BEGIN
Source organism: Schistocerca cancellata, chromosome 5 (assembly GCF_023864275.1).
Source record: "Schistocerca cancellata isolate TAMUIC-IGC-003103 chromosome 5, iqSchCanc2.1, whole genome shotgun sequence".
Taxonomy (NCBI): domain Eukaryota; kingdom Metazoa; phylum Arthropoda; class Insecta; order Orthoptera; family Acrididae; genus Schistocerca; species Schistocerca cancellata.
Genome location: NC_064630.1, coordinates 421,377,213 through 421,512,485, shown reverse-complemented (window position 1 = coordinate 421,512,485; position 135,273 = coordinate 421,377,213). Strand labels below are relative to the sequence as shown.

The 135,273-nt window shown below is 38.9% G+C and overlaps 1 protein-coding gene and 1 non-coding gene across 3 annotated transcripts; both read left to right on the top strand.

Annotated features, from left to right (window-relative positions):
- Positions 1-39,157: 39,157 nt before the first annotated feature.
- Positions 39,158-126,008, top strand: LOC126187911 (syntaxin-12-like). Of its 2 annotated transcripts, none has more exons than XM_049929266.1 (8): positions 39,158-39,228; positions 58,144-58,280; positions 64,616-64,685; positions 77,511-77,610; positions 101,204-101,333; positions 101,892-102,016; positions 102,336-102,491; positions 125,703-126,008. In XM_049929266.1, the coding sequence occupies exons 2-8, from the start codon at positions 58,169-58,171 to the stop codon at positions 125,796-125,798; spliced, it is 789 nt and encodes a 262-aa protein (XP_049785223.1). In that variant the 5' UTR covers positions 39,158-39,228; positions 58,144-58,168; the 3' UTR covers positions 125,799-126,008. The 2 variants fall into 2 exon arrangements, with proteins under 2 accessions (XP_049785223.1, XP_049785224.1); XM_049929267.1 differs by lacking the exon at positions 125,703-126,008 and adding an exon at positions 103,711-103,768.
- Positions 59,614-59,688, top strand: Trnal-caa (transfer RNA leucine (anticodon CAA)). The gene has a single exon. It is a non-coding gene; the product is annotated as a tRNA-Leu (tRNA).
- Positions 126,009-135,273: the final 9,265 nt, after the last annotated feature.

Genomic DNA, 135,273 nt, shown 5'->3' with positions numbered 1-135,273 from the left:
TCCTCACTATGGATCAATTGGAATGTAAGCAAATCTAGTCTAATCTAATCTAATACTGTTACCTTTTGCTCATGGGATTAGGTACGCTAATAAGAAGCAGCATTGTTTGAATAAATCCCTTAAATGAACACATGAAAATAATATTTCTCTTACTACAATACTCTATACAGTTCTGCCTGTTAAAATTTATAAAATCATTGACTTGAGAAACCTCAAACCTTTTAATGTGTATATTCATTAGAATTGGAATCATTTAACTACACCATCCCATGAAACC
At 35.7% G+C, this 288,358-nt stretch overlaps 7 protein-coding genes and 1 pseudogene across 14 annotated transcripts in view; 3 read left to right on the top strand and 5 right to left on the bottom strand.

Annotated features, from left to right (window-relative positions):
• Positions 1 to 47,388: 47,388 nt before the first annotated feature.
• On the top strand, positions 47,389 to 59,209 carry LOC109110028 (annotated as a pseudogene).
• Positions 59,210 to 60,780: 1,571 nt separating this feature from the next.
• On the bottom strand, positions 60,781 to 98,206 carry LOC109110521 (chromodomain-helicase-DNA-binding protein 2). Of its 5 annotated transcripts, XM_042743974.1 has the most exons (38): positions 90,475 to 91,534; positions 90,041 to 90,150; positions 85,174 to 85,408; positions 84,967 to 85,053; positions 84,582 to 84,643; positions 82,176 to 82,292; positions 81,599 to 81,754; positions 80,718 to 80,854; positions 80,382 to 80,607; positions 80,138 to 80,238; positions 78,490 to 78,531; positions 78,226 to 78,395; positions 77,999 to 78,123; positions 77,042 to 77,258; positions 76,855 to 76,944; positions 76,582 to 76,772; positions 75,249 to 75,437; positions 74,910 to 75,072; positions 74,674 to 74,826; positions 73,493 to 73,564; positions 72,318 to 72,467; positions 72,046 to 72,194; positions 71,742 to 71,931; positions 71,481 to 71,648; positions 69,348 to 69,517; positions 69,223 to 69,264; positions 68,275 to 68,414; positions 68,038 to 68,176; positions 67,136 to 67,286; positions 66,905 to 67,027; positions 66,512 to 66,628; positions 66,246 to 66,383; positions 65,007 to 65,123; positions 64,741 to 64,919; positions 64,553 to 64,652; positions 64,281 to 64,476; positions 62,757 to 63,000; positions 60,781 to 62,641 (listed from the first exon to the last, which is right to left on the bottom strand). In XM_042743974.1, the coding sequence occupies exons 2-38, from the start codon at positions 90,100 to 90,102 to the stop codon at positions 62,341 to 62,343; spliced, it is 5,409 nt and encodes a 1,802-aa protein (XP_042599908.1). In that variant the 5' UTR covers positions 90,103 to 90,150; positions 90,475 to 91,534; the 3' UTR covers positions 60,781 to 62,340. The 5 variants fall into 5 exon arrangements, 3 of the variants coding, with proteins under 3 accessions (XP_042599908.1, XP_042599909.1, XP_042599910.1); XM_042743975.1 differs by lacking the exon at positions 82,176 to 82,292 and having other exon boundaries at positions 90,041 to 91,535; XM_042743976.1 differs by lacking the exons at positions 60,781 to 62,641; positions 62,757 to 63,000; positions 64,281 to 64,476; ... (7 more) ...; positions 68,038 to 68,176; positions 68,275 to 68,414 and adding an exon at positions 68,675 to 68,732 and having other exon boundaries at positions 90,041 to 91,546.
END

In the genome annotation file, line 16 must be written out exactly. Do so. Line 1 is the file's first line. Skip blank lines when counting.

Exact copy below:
• On the top strand, positions 47,389 to 59,209 carry LOC109110028 (annotated as a pseudogene).